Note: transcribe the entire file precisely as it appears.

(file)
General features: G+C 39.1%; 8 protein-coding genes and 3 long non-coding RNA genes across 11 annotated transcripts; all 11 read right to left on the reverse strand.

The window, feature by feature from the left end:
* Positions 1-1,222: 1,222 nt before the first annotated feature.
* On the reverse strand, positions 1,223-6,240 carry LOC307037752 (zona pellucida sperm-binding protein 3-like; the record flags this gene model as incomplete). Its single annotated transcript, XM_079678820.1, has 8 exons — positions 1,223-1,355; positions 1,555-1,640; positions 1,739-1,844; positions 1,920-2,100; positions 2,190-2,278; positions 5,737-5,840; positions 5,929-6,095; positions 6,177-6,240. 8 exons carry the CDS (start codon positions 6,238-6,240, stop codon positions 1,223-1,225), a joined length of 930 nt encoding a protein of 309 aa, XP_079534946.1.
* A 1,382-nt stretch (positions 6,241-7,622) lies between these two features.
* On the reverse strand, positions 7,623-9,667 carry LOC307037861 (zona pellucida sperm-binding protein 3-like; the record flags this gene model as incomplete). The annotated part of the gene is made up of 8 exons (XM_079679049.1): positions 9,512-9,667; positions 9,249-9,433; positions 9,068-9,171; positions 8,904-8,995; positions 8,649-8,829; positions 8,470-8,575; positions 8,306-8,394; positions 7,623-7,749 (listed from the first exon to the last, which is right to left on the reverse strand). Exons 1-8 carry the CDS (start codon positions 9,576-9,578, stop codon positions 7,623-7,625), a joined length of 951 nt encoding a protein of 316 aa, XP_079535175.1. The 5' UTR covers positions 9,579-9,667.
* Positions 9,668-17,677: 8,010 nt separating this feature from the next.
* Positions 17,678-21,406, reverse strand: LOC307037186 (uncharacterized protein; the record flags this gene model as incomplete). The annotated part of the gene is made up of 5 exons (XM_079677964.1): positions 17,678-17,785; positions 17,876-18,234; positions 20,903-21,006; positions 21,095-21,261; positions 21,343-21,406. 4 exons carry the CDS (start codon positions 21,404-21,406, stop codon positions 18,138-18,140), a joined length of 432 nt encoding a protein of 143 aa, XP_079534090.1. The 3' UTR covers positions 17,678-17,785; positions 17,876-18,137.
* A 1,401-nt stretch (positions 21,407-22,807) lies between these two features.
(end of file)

General features: G+C 39.1%; 8 protein-coding genes and 3 long non-coding RNA genes across 11 annotated transcripts; all 11 read right to left on the reverse strand.

The window, feature by feature from the left end:
* Positions 1-1,222: 1,222 nt before the first annotated feature.
* On the reverse strand, positions 1,223-6,240 carry LOC307037752 (zona pellucida sperm-binding protein 3-like; the record flags this gene model as incomplete). Its single annotated transcript, XM_079678820.1, has 8 exons — positions 1,223-1,355; positions 1,555-1,640; positions 1,739-1,844; positions 1,920-2,100; positions 2,190-2,278; positions 5,737-5,840; positions 5,929-6,095; positions 6,177-6,240. 8 exons carry the CDS (start codon positions 6,238-6,240, stop codon positions 1,223-1,225), a joined length of 930 nt encoding a protein of 309 aa, XP_079534946.1.
* A 1,382-nt stretch (positions 6,241-7,622) lies between these two features.
* On the reverse strand, positions 7,623-9,667 carry LOC307037861 (zona pellucida sperm-binding protein 3-like; the record flags this gene model as incomplete). The annotated part of the gene is made up of 8 exons (XM_079679049.1): positions 9,512-9,667; positions 9,249-9,433; positions 9,068-9,171; positions 8,904-8,995; positions 8,649-8,829; positions 8,470-8,575; positions 8,306-8,394; positions 7,623-7,749 (listed from the first exon to the last, which is right to left on the reverse strand). Exons 1-8 carry the CDS (start codon positions 9,576-9,578, stop codon positions 7,623-7,625), a joined length of 951 nt encoding a protein of 316 aa, XP_079535175.1. The 5' UTR covers positions 9,579-9,667.
* Positions 9,668-17,677: 8,010 nt separating this feature from the next.
* Positions 17,678-21,406, reverse strand: LOC307037186 (uncharacterized protein; the record flags this gene model as incomplete). The annotated part of the gene is made up of 5 exons (XM_079677964.1): positions 17,678-17,785; positions 17,876-18,234; positions 20,903-21,006; positions 21,095-21,261; positions 21,343-21,406. 4 exons carry the CDS (start codon positions 21,404-21,406, stop codon positions 18,138-18,140), a joined length of 432 nt encoding a protein of 143 aa, XP_079534090.1. The 3' UTR covers positions 17,678-17,785; positions 17,876-18,137.
* A 1,401-nt stretch (positions 21,407-22,807) lies between these two features.